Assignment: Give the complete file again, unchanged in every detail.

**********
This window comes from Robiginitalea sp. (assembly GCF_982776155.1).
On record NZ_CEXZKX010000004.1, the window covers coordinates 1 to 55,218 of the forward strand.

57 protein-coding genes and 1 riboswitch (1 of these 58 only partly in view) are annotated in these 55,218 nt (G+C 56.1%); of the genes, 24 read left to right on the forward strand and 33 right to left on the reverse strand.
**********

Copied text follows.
This window comes from Robiginitalea sp. (assembly GCF_982776155.1).
On record NZ_CEXZKX010000004.1, the window covers coordinates 1 to 55,218 of the forward strand.

57 protein-coding genes and 1 riboswitch (1 of these 58 only partly in view) are annotated in these 55,218 nt (G+C 56.1%); of the genes, 24 read left to right on the forward strand and 33 right to left on the reverse strand.